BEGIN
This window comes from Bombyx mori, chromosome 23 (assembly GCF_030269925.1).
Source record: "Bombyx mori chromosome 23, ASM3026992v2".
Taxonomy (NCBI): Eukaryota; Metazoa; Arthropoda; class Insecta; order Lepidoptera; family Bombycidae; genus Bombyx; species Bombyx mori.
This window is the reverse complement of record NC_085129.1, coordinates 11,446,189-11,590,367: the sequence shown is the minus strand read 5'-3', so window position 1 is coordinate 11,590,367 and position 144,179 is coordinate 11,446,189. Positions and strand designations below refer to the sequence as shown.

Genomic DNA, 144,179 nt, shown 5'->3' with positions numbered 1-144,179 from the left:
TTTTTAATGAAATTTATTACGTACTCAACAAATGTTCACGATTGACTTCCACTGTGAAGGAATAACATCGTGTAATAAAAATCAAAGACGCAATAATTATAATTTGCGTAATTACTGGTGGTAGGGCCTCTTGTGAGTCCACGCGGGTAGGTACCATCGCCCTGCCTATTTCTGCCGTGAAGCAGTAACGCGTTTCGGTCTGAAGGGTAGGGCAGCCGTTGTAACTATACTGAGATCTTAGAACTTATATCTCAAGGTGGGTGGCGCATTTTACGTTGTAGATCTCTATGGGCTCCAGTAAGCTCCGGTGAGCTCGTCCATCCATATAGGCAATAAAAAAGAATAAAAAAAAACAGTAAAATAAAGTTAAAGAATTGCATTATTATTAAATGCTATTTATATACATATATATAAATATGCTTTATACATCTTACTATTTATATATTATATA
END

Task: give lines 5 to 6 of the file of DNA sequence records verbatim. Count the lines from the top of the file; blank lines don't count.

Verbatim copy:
Genomic DNA, 144,179 nt, shown 5'->3' with positions numbered 1-144,179 from the left:
TTTTTAATGAAATTTATTACGTACTCAACAAATGTTCACGATTGACTTCCACTGTGAAGGAATAACATCGTGTAATAAAAATCAAAGACGCAATAATTATAATTTGCGTAATTACTGGTGGTAGGGCCTCTTGTGAGTCCACGCGGGTAGGTACCATCGCCCTGCCTATTTCTGCCGTGAAGCAGTAACGCGTTTCGGTCTGAAGGGTAGGGCAGCCGTTGTAACTATACTGAGATCTTAGAACTTATATCTCAAGGTGGGTGGCGCATTTTACGTTGTAGATCTCTATGGGCTCCAGTAAGCTCCGGTGAGCTCGTCCATCCATATAGGCAATAAAAAAGAATAAAAAAAAACAGTAAAATAAAGTTAAAGAATTGCATTATTATTAAATGCTATTTATATACATATATATAAATATGCTTTATACATCTTACTATTTATATATTATATA